A relaxed pace is the norm in Costa Rica. Copyright: © 2016 Rustic Pathways

It may be a different story in nations like Switzerland and Japan where being on time is treasured. In the world of international business travel, punctuality can be essential to making a good impression.

Travel Etiquette #6: Following Bathroom Rules

Plumbing is not robust in many communities, so there are towns where you need to put toilet paper in a trash can and avoid flushing. On the flip side, flushing is essential in places like Singapore, where you could be fined for not flushing.

When traveling abroad, bathrooms can range from squat toilets to stalls with hoses or pedal-activated sprayers that can be used to clean the toilet seat after use. There also are restrooms where you have to pay to pee or bring your own toilet paper. You can just roll with the punches when you have to go.

In addition, in Spanish-speaking countries, keep in mind that a “c” on a faucet may stand for “caliente,” which is hot, not cold.

Wherever you end up on your next trip, it’s also recommended to look before you leap. Among other things, being observant may help you notice a critter that decided to make itself at home in a toilet or bathroom.

Gif shows a smart toilet seat automatically opening when approached in a hotel in Bali, Indonesia.

You might also be surprised by smart toilets that welcome you, like this one in a hotel in Bali, Indonesia.

Travel Etiquette #7: Getting Too Close – or Not Close Enough

How far you stand or sit from someone during a conversation does vary per culture. This has changed a bit because of COVID-19 but generally in nations like Peru, locals may want to get close. South America is one continent where less personal space is the norm when people talk to each other.

Farther distances and respecting other people’s personal space are prized in parts of Asia and some nations in Europe, including Croatia. When meeting someone for the first time, approaching some too closely may not be a good idea. Maintain a comfortable distance during interactions and wait until the other person approaches you.

Travel Etiquette #8: Paying Attention to Your Shoes

Shoes are often dirty, so a handy travel etiquette in Costa Rica is that shoes should not be put on the furniture.

Also, there are a host of countries and cultures where you remove your shoes when entering someone’s home or business, a school, and places of worship. Shoes should be removed before entering a Muslim mosque, Hindu temple or Sikh gurdwara or temple.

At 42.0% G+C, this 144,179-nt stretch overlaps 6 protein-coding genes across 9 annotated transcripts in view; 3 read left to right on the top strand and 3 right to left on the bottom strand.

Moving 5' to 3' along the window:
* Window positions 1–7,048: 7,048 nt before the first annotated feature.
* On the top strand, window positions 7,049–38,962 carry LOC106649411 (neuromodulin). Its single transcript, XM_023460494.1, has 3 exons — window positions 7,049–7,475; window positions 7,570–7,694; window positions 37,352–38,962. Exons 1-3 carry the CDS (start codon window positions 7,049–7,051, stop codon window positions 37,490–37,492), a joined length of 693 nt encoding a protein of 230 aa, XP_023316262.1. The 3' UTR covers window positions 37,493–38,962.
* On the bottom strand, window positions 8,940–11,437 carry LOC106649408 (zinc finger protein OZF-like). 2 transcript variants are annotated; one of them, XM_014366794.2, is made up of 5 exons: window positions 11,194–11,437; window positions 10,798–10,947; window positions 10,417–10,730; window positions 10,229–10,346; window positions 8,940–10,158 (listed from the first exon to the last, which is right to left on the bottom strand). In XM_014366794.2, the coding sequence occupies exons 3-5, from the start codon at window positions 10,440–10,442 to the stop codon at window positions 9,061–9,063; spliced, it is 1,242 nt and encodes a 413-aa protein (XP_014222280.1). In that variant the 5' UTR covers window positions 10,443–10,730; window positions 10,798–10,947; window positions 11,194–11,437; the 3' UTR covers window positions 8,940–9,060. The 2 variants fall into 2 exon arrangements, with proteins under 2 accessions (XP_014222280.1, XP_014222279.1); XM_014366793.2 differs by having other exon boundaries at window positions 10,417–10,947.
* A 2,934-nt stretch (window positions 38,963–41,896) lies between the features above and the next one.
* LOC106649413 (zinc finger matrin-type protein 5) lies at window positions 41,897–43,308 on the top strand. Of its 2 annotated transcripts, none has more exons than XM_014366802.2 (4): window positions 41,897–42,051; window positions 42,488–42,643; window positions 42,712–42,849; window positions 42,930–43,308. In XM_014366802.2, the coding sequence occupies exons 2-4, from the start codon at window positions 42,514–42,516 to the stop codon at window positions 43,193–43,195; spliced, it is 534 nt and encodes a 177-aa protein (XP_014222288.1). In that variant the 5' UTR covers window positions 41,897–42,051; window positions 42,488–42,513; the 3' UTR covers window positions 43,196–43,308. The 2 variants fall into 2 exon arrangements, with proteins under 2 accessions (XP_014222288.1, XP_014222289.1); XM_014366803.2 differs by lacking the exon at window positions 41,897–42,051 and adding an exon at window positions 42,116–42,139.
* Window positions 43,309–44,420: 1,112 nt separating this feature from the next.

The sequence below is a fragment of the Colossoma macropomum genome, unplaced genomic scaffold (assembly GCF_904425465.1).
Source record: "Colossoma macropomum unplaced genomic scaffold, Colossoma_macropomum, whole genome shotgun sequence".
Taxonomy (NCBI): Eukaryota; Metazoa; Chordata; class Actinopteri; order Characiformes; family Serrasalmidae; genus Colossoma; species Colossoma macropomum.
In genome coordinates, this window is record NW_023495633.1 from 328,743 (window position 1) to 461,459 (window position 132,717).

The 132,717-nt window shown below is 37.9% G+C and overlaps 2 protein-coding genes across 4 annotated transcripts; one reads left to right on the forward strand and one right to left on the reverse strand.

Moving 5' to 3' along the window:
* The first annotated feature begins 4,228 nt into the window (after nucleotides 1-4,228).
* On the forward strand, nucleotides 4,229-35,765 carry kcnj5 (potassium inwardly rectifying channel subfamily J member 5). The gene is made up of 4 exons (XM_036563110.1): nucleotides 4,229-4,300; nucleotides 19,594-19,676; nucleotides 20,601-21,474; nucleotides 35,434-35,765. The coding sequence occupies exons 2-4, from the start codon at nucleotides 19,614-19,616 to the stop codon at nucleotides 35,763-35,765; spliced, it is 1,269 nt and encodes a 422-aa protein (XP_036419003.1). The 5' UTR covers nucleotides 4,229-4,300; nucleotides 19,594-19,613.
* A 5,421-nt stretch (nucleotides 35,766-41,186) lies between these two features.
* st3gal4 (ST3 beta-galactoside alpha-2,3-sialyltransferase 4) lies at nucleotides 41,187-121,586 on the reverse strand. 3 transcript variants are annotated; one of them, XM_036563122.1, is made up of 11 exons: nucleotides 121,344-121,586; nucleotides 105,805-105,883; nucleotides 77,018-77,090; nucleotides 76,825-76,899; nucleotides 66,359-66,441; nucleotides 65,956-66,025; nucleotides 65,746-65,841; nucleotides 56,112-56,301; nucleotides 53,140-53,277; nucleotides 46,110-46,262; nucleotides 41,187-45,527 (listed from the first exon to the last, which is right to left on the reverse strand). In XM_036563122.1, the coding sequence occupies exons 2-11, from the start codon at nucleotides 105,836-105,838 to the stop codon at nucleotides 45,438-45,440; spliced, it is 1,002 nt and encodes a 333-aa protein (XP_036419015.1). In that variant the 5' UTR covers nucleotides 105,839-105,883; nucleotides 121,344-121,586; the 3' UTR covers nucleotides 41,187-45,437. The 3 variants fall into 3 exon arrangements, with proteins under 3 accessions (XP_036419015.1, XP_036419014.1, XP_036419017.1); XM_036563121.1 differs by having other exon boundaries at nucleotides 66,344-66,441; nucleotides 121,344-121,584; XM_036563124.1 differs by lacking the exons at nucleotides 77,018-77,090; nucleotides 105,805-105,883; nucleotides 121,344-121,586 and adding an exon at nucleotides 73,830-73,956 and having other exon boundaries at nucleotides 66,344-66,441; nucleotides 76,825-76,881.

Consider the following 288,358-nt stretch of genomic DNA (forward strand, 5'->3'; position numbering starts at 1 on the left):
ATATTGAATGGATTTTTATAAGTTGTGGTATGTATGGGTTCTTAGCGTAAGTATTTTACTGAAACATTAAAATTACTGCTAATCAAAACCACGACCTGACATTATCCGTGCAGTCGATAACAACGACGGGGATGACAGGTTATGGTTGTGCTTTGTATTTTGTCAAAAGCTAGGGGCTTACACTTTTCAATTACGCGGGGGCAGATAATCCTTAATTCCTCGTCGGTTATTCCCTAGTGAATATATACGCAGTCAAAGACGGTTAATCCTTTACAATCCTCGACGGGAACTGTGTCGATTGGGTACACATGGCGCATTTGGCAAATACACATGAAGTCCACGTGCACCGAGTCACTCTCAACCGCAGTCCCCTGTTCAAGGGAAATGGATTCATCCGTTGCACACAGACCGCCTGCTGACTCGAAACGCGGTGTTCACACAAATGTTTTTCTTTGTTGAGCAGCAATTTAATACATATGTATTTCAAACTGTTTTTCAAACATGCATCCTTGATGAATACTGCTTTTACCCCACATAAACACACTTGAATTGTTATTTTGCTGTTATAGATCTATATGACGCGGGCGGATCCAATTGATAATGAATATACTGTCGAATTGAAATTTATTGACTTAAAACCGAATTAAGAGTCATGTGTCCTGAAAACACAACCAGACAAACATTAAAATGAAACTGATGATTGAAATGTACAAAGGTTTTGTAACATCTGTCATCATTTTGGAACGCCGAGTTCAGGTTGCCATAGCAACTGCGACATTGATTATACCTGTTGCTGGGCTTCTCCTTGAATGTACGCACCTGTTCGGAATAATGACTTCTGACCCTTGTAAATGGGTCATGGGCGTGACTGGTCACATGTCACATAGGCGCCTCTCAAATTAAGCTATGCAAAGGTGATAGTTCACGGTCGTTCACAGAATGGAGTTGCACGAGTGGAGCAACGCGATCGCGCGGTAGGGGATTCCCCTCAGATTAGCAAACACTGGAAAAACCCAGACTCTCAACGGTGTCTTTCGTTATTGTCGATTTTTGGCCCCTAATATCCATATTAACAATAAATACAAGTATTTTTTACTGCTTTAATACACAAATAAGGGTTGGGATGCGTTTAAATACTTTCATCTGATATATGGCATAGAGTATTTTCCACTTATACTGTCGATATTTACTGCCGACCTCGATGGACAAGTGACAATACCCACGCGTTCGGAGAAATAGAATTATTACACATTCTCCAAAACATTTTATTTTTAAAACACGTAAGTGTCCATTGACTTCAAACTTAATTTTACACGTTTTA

There are certain places where you should remove your shoes before entering. Copyright: © 2015 Rustic Pathways

Nations where it’s customary to remove shoes indoors include Japan, South Korea, Germany and Finland. In Thailand, feet in general are considered dirty, so don’t sit with your feet propped up.

Travel Etiquette #9: Respecting Elders

In many different cultures, older people are revered and therefore being respectful towards them is quite important and a sign of respect and good manners. This factor comes into play in many group situations. For example, elders should be greeted first and served first at meals. When in doubt, allow older people to take center stage whenever possible.

Rustic Pathways students with local Fijian villagers

Be greeted like family in Somosomo village. Copyright: © 2015 Rustic Pathways

Travel Etiquette Tip #10: Gift Giving

Like many cultures, it is social etiquette to bring a little gift when visiting someone. Gift-giving is common in many parts of the world, such as South Africa, France, and Japan.

In countries such as South Africa, New Zealand, and Australia, afternoon tea is commonly practiced so you may want to consider a gift that would go well with tea, like chocolate and sweets.

In France, a simple gift can be a bottle of wine or a bouquet of flowers.

A box filled with fruits covered in Styrofoam protective sleeves. Fruits include: dragon fruit, oranges, mangoes, and apples.

Boxes of expensive fruits are a common gift in South Korea when visiting the house of someone important to you.

However, in many East-Asian countries such as Japan and China, never give gift in sets of four. The number four sounds very similar to the Chinese character of “death” and gifts sets of four should always be avoided.

Whether it be knowing how to dress appropriately or greeting someone for the first time, do your research in advance on local social norms and etiquette guidelines.

When in doubt, a friendly demeanor always helps. It goes a long way towards excusing any errors that may be made. After all, one thing that’s pretty much universal is a genuine smile.

About the Author

Scott Ingram

Scott is the Director of Admissions at Rustic Pathways. He has spent the last 15 years in the student travel and experiential education world. Before helping families find the perfect Rustic Pathways program, he led gap year programs that took students around the world and spent three years teaching English in Japan.